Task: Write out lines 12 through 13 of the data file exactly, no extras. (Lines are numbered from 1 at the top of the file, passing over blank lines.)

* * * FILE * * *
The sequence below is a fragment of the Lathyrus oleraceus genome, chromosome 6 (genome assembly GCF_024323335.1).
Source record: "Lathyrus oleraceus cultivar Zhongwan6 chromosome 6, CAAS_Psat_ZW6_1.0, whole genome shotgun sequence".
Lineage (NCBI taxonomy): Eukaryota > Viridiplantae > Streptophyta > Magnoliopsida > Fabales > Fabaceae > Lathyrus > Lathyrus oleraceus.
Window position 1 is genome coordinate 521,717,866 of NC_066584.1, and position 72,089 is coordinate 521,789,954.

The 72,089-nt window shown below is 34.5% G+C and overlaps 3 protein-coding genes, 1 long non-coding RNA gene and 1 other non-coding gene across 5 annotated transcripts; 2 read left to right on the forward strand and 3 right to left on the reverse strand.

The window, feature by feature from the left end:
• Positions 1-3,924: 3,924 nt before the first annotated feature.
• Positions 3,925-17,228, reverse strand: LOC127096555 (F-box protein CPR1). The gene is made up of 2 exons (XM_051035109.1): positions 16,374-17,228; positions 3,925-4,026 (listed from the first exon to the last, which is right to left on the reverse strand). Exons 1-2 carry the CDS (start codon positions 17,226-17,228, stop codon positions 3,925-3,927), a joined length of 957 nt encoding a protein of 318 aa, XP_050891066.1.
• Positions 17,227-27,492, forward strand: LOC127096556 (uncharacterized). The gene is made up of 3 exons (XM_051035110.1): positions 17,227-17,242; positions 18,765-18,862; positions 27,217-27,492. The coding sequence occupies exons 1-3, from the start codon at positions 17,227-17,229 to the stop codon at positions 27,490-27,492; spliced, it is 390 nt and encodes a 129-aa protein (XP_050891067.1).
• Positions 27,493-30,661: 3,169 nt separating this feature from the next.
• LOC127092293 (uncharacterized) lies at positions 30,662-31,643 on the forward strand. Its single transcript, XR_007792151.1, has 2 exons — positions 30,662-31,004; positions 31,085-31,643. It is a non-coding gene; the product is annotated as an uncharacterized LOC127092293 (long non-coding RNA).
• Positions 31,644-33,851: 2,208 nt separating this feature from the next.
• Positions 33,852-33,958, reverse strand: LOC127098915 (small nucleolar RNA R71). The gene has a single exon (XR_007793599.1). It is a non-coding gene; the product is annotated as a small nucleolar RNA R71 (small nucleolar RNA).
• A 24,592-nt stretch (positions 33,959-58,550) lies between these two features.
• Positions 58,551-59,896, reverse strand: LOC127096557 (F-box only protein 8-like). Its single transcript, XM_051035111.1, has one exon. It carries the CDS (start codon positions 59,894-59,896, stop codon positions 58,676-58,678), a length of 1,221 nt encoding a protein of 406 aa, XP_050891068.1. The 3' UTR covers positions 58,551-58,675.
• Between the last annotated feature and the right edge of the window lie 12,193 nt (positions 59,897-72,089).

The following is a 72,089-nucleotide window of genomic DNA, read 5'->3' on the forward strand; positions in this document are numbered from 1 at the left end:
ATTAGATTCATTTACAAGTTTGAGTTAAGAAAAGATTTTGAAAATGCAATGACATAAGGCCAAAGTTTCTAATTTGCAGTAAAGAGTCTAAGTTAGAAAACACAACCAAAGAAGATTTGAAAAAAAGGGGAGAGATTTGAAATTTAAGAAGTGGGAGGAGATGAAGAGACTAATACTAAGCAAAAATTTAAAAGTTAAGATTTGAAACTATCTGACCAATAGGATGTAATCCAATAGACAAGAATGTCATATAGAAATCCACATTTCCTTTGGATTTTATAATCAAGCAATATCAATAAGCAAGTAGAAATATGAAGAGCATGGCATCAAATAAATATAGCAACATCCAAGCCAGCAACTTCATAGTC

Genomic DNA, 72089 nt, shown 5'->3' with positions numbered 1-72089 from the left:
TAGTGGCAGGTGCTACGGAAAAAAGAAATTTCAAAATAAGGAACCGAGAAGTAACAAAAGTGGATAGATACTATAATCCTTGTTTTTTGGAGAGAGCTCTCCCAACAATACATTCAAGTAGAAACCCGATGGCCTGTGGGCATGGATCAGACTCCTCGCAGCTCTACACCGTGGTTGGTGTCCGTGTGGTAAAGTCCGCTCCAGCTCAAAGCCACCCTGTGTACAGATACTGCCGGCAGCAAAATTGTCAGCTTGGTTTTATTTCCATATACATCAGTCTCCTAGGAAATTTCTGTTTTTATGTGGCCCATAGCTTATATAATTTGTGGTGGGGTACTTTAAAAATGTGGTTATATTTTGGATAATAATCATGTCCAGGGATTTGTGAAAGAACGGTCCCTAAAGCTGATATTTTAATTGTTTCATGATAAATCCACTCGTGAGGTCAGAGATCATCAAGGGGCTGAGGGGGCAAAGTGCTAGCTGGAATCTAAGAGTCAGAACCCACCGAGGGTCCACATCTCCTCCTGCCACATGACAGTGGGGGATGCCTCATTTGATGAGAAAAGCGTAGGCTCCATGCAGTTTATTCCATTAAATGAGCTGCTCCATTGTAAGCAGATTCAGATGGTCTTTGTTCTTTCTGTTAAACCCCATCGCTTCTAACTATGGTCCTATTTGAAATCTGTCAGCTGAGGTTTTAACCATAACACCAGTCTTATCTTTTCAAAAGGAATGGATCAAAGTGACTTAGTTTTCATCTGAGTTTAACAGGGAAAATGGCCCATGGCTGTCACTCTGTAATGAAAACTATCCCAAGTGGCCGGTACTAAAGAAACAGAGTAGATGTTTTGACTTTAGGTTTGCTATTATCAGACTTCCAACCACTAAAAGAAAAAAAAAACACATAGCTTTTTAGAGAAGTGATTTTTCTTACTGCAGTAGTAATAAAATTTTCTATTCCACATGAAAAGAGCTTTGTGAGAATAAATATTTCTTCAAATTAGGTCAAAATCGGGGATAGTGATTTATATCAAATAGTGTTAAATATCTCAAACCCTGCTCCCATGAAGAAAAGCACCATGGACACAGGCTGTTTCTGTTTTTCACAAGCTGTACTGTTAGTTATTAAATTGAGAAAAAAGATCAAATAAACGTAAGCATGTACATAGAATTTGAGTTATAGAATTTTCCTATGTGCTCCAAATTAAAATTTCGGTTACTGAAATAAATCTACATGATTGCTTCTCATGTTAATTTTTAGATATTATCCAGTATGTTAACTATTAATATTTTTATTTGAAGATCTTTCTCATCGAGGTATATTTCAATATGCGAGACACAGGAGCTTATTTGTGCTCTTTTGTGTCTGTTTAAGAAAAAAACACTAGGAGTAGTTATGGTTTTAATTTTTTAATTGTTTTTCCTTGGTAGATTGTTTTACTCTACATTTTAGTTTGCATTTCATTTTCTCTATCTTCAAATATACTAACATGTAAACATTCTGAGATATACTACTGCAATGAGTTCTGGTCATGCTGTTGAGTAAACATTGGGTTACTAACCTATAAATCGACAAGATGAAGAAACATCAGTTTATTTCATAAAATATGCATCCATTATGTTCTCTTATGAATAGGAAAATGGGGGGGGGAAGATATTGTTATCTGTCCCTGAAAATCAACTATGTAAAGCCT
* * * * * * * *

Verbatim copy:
• Positions 31,644-33,851: 2,208 nt separating this feature from the next.
• Positions 33,852-33,958, reverse strand: LOC127098915 (small nucleolar RNA R71). The gene has a single exon (XR_007793599.1). It is a non-coding gene; the product is annotated as a small nucleolar RNA R71 (small nucleolar RNA).